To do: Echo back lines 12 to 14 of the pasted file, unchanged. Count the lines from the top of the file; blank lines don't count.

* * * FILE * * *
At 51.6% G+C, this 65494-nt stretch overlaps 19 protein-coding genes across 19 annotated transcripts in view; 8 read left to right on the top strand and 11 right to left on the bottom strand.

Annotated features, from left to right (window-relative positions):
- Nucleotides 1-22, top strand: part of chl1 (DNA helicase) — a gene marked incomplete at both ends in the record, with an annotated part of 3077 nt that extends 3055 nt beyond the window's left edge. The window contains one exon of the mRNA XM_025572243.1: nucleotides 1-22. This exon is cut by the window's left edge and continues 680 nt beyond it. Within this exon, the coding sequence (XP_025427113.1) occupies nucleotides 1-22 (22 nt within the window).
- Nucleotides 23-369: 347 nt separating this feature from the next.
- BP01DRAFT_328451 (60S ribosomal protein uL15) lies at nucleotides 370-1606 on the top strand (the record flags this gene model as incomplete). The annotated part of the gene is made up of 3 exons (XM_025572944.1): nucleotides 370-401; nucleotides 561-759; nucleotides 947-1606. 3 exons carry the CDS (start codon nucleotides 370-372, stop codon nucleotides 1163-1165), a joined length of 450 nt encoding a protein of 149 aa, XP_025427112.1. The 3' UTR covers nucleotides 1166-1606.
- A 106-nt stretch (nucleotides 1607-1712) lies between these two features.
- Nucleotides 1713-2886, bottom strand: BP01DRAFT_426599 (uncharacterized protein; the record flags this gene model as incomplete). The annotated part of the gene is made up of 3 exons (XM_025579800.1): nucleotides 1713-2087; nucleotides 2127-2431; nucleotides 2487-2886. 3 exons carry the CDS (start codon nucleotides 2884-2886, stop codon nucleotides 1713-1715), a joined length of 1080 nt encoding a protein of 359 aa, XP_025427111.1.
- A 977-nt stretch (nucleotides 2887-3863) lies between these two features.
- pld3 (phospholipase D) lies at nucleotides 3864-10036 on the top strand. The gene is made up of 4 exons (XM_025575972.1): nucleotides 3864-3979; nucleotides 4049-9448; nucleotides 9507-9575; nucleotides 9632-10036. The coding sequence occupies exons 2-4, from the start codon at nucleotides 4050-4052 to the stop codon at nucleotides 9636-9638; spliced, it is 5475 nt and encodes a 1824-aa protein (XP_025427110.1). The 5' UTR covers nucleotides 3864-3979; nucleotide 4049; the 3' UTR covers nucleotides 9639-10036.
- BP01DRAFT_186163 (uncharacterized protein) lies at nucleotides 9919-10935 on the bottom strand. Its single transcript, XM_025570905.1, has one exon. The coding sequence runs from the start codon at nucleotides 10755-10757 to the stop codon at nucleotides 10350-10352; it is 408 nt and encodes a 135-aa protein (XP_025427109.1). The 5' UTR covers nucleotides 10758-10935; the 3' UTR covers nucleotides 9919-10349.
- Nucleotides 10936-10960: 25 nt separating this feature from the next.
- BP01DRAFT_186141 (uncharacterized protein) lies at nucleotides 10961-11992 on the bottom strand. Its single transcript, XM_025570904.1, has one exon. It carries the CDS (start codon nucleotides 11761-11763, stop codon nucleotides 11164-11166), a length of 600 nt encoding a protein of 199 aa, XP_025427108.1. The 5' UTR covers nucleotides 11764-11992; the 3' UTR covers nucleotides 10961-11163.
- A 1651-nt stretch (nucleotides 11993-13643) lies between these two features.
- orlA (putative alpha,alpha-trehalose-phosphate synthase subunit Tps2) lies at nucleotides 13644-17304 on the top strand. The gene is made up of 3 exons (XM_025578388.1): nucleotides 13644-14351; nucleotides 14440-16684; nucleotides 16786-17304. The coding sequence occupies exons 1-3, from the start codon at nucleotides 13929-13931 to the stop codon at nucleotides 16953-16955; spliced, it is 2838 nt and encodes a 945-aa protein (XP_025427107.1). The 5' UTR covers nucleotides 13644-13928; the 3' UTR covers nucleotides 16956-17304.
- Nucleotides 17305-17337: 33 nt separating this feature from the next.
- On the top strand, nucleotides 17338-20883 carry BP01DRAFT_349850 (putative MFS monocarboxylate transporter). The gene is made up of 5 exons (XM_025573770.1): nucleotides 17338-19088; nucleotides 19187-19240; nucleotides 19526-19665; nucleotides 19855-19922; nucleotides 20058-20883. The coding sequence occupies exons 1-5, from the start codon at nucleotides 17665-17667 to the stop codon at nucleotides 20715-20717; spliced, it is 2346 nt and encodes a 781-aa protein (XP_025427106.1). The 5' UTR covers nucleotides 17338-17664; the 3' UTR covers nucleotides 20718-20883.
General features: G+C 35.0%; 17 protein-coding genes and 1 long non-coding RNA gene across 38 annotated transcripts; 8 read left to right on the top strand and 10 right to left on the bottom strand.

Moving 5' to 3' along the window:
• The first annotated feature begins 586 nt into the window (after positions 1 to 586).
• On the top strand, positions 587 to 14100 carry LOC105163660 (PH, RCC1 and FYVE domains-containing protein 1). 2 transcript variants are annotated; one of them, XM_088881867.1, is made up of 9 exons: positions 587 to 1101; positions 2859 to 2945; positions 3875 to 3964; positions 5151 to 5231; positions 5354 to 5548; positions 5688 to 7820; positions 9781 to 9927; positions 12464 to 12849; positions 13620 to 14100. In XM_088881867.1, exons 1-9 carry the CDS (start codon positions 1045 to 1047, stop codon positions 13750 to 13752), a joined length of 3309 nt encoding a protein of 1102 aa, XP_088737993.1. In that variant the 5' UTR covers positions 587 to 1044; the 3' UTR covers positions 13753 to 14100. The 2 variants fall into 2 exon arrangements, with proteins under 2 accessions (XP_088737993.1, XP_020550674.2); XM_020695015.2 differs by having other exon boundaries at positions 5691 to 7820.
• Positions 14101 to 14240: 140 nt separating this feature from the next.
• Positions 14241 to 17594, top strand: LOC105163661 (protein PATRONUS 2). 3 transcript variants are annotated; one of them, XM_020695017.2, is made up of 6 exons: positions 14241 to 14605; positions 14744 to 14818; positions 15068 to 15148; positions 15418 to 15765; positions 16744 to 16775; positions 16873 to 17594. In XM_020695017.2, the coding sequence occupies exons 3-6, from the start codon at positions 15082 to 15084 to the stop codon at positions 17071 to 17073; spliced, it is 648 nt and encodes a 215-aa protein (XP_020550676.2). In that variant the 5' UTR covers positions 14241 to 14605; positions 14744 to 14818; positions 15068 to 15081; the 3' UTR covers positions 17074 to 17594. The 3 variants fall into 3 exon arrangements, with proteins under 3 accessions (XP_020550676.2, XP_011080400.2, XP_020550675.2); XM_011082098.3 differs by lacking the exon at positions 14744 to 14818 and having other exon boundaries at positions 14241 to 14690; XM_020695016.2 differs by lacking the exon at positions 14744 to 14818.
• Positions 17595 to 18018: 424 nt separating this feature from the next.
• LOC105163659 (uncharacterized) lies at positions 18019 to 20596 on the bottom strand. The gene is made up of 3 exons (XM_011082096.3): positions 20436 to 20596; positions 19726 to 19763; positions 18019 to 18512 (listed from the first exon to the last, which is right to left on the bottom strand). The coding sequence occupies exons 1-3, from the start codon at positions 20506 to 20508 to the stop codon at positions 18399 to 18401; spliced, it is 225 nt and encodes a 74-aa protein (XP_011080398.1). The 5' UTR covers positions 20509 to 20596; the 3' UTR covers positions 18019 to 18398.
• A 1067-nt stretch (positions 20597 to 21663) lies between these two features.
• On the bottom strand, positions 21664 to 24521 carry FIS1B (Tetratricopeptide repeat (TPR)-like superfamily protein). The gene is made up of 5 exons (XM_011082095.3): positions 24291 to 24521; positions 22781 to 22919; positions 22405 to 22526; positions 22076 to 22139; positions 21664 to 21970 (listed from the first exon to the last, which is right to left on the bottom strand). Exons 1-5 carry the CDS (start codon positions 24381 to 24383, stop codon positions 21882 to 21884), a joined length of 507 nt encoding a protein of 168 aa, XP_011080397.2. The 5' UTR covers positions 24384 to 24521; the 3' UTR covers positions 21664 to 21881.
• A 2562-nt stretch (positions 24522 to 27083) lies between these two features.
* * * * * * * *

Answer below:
- BP01DRAFT_186141 (uncharacterized protein) lies at nucleotides 10961-11992 on the bottom strand. Its single transcript, XM_025570904.1, has one exon. It carries the CDS (start codon nucleotides 11761-11763, stop codon nucleotides 11164-11166), a length of 600 nt encoding a protein of 199 aa, XP_025427108.1. The 5' UTR covers nucleotides 11764-11992; the 3' UTR covers nucleotides 10961-11163.
- A 1651-nt stretch (nucleotides 11993-13643) lies between these two features.
- orlA (putative alpha,alpha-trehalose-phosphate synthase subunit Tps2) lies at nucleotides 13644-17304 on the top strand. The gene is made up of 3 exons (XM_025578388.1): nucleotides 13644-14351; nucleotides 14440-16684; nucleotides 16786-17304. The coding sequence occupies exons 1-3, from the start codon at nucleotides 13929-13931 to the stop codon at nucleotides 16953-16955; spliced, it is 2838 nt and encodes a 945-aa protein (XP_025427107.1). The 5' UTR covers nucleotides 13644-13928; the 3' UTR covers nucleotides 16956-17304.